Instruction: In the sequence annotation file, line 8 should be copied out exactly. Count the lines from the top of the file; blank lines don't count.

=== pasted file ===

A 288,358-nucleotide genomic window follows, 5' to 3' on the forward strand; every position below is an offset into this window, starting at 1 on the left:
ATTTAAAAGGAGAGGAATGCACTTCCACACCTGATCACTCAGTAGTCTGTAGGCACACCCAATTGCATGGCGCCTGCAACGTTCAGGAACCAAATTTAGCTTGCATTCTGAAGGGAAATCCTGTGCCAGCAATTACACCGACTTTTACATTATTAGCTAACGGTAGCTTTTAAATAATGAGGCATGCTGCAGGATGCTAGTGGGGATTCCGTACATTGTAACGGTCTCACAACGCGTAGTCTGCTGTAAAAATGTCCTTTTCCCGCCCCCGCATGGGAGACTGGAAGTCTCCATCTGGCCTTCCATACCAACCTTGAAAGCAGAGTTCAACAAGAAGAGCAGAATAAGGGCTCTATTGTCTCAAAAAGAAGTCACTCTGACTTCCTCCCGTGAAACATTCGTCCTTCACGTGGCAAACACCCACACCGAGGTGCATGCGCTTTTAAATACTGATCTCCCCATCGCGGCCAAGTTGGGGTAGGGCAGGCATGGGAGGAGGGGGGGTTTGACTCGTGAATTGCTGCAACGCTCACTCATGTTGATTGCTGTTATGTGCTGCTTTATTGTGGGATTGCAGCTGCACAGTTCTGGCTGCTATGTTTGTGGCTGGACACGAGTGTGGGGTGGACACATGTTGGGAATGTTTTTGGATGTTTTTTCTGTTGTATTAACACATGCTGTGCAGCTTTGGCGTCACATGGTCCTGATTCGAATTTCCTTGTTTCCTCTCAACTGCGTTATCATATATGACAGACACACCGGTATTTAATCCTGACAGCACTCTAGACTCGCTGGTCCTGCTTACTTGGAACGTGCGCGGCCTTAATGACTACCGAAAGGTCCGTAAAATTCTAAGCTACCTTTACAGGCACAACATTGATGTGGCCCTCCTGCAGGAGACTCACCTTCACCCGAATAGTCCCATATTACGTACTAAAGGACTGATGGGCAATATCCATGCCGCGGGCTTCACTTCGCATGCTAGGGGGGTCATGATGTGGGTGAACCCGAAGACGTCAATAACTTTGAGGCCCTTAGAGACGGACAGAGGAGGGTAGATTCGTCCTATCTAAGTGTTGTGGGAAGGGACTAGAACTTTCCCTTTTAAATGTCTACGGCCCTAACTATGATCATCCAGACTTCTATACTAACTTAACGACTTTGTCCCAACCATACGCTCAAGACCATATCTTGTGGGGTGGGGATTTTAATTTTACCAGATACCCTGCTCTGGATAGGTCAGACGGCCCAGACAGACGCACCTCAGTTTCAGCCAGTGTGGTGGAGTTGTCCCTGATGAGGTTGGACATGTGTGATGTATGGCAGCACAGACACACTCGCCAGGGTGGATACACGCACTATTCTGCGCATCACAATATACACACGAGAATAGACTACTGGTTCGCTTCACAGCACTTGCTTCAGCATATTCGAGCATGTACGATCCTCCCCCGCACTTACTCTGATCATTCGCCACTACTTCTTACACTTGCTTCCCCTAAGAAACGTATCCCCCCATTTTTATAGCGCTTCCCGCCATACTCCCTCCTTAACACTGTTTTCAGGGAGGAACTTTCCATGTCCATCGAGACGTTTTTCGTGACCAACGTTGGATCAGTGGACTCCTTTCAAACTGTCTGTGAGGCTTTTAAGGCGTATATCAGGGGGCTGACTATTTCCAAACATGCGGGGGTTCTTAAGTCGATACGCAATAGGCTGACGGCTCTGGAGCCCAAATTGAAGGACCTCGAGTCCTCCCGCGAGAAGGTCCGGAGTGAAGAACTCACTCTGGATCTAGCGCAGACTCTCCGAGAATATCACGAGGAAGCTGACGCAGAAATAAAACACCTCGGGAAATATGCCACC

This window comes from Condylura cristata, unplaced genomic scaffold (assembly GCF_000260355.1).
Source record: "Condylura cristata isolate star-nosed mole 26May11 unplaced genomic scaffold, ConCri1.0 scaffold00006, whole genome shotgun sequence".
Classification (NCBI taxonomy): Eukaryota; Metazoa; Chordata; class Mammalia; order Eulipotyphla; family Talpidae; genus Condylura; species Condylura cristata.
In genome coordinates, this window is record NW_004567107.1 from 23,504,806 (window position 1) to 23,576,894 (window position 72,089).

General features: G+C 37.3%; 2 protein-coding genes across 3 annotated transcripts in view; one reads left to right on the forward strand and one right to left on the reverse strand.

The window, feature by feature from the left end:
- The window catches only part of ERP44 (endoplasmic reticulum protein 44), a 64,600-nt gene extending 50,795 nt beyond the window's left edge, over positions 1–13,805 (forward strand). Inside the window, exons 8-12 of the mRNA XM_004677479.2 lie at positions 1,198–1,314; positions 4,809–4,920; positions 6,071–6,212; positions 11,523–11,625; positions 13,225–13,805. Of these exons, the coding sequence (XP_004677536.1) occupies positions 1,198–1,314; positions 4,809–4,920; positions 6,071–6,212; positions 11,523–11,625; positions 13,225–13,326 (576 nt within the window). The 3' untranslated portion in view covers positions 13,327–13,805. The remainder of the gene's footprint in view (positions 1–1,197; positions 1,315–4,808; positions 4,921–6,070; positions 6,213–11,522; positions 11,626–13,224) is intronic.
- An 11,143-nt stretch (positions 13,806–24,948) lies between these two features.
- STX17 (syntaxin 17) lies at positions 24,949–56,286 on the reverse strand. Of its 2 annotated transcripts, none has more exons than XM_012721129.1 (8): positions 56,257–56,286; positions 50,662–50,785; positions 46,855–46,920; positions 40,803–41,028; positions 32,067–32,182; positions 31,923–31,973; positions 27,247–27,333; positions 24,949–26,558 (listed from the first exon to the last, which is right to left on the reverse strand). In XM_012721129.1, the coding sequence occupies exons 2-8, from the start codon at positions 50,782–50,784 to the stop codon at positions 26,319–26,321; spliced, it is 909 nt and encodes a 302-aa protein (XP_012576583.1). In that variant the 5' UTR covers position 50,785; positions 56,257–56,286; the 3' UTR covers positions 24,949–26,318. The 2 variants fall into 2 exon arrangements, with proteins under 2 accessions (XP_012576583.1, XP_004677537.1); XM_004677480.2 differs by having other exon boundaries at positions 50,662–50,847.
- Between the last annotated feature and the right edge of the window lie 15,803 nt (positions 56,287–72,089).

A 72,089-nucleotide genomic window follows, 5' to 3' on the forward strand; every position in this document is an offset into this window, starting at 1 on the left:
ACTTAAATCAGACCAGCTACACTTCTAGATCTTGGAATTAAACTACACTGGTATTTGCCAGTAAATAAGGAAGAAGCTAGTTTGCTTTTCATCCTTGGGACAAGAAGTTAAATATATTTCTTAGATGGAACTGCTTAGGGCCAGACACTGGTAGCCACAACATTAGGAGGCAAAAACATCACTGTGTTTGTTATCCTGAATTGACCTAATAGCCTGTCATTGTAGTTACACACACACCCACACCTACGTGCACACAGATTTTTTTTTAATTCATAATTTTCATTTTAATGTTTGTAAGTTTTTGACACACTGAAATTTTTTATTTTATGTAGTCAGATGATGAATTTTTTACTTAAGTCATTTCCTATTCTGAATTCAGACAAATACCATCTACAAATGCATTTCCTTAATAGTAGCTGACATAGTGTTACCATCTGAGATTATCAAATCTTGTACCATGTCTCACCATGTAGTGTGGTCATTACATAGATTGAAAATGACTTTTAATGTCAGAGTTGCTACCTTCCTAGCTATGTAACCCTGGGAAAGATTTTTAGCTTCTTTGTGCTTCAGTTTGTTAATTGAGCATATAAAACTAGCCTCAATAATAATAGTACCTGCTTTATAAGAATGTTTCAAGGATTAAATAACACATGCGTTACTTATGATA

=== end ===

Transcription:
The window, feature by feature from the left end: